Also, it’s for the law students.  Those who keep hearing that the drought of law jobs is ending.  Those who have dreams of six figures dancing in their heads.  Those who think Cravath certainly waits in their future because they’re ranked Number 1 at Ave Maria and can down an entire case of Natty on their own.  Yes, this article is for you, too.

Because I like to fuckin’ crush hopes and dreams beneath my bootheel.

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Help Me With my Post for Tomorrow: Job Seekers, Law Students, and Attorneys Welcome

[contact-form subject=’Employment Survey’][contact-field label=’Name (Will not be used without permission)’ type=’name’/][contact-field label=’Email’ type=’email’/][contact-field label=’Can we contact you for more info?’ type=’checkbox-multiple’ required=’1′ options=’Yes,No’/][contact-field label=’How many interviews have you had in the past 12 months?’ type=’checkbox-multiple’ required=’1′ options=’0,1-2,2-4,5+’/][contact-field label=’Which are you?’ type=’checkbox-multiple’ options=’Law Student,Hiring Attorney,Job Seeking Attorney’/][contact-field label=’If currently employed as an attorney, how long were you in the job market before getting an offer?’ type=’textarea’/][contact-field label=’If not currently employed but licensed, how long has it been since you passed the bar?’ type=’textarea’/][contact-field label=’If a hiring attorney, how many positions have opened at your firm in the past 12 months?’ type=’textarea’/][contact-field label=’As a hiring attorney, what was your worst interview experience? What was your best? What was the outcome of both?’ type=’textarea’/][contact-field label=’Hiring Attorneys: What do you look for in an applicant?’ type=’textarea’/][contact-field label=’Job Seeking Attorneys: How are you finding interviews?’ type=’textarea’/][contact-field label=’Law Students: How much do you rely on your school%26#039;s CDO?’ type=’textarea’/][contact-field label=’Hiring Attorneys: How are you advertising open positions?’ type=’textarea’/][contact-field label=’Any other thoughts? Stick them here. I%26#039;ll read them.’ type=’textarea’/][/contact-form]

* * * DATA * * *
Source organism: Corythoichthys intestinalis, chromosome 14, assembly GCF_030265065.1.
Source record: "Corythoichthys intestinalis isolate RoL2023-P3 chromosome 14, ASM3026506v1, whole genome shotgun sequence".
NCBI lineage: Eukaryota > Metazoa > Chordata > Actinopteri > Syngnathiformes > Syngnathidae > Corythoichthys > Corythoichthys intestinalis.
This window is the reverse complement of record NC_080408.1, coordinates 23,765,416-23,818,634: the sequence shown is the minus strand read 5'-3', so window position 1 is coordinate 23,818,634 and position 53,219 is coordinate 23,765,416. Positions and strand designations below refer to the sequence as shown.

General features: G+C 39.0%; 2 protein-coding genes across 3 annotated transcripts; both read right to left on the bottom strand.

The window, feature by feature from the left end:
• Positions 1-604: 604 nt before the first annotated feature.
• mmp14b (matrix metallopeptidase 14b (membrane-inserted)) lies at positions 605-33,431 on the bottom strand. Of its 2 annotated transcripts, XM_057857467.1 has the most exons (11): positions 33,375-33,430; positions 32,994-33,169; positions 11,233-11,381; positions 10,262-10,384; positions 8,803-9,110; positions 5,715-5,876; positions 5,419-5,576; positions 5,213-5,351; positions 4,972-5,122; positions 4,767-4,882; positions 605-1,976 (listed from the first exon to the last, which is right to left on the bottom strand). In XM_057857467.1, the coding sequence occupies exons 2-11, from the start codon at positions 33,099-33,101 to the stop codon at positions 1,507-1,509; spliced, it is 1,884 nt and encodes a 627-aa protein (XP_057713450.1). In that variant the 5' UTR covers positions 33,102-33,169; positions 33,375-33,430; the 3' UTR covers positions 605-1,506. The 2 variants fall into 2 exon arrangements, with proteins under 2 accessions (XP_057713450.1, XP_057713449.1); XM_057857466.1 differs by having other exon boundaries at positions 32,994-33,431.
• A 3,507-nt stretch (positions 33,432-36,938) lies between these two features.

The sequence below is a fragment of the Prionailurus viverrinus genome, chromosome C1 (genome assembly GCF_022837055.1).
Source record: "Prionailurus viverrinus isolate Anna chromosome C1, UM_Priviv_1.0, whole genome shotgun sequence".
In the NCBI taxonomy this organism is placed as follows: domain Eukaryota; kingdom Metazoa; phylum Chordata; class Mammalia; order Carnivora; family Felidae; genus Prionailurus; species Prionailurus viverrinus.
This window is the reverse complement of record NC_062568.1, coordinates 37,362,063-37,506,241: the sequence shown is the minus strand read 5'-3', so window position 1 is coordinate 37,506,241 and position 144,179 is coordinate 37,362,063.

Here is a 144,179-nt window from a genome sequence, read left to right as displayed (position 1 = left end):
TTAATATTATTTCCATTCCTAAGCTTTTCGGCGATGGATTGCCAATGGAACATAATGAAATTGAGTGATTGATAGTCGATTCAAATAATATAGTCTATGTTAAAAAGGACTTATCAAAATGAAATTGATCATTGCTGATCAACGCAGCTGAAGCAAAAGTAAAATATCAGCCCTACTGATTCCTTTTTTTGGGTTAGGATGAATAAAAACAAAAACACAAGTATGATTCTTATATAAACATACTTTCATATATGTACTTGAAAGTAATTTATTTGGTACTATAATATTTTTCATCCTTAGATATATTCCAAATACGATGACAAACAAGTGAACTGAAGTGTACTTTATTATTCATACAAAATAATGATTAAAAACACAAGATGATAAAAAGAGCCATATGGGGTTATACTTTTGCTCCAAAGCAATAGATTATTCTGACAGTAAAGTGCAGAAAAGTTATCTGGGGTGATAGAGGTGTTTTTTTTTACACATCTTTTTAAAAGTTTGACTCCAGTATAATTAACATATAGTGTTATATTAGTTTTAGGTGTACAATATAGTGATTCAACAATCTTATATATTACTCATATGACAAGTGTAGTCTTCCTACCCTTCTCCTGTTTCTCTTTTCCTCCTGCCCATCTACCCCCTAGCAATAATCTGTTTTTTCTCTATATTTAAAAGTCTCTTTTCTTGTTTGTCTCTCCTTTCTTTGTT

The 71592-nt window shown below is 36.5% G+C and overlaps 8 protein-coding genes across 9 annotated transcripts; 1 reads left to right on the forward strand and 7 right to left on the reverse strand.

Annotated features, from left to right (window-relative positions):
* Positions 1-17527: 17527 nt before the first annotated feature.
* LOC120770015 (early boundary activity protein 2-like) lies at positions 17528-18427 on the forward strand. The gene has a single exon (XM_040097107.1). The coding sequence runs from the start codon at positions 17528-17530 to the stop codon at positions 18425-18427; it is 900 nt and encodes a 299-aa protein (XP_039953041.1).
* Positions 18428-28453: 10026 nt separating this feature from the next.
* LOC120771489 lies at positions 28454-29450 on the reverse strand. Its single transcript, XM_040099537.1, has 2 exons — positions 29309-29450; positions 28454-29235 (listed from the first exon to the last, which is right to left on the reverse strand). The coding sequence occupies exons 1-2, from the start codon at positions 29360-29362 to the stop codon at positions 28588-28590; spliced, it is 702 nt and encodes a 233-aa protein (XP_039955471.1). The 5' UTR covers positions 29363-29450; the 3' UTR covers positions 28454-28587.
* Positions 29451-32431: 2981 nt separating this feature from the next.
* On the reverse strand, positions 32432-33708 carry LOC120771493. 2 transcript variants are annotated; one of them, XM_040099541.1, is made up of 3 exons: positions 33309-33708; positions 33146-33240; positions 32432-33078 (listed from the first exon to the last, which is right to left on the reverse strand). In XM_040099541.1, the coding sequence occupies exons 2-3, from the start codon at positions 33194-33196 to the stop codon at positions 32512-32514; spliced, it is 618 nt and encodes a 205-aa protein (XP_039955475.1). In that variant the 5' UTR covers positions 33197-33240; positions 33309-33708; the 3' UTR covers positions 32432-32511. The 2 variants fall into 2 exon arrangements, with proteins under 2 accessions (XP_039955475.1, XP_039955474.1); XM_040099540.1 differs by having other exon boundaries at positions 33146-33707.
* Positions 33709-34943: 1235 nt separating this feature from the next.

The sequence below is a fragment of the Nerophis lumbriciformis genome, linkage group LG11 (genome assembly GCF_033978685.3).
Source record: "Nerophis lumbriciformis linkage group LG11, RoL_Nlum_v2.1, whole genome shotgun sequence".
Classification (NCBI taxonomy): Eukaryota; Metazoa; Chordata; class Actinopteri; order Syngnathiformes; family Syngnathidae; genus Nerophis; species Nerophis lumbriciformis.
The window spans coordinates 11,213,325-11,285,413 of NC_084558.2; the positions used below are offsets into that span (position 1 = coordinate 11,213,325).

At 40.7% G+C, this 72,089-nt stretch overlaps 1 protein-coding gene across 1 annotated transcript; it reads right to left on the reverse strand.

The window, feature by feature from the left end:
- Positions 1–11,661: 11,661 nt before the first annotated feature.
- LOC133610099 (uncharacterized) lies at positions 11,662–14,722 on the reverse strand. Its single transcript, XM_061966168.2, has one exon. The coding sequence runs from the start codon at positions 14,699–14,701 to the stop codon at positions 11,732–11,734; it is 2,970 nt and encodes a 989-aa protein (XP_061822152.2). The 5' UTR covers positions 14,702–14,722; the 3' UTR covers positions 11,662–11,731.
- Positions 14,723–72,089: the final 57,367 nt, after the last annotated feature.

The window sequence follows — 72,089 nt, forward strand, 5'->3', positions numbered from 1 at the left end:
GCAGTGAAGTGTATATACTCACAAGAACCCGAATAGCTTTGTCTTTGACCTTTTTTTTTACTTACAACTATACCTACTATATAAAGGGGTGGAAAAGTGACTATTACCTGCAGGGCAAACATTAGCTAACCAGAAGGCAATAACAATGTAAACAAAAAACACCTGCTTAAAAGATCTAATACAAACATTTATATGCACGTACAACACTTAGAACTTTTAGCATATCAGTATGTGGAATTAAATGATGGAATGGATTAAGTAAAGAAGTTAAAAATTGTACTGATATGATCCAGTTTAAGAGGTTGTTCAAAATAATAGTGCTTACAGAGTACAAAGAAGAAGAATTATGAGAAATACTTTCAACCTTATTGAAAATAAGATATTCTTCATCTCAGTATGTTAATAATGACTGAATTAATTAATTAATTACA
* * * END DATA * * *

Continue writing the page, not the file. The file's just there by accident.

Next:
Captain Eyebrows Needs A Life: Creating a Work Life Balance

Let’s talk about creating a work-life balance.

Look, being a lawyer is an exhausting job, unless you’re one of those namby-pamby “in-house” guys who spends his days sipping lattes placed on the backs of interns that are brought in by the company for course credit.  By and large, lawyers are responsible for their own practice and case file management, and are responsible for their own time management, and everything about firm life, be it small, mid, or big, is geared to encourage that.  Take me for instance.  I spend about thirty-forty minutes a day working on this type of shit, a blog post.  However, if you’re a frequent reader you’ll have noticed there are days where my post consists of “Too damn busy, will have something up tomorrow.”  Part of this is because posting substantive content three times a week as a practicing lawyer is incredibly ambitious for me, but another part of it is the fact that, when weighing shit against my case load, the blog comes in second every time.

That’s something every lawyer is familiar with:  “The X comes in second place to my cases.”  X could be video game time, it could be going out to dinner with friends, it could be that vacation you’ve been planning, it could be the birth of a child.  “X” is the real world that exists beyond the confines of our law offices, where people rarely use Latin and never use it correctly and where time isn’t measured in six-minute increments.  You know, the world that exists outside your office window.

The problem comes because some lawyers, myself included, don’t know when to hit the off-switch on lawyer mode.  That’s fucking sad, because the end result is many attorneys  burn the fuck out way too soon to reach their full potential.

Alright, story time.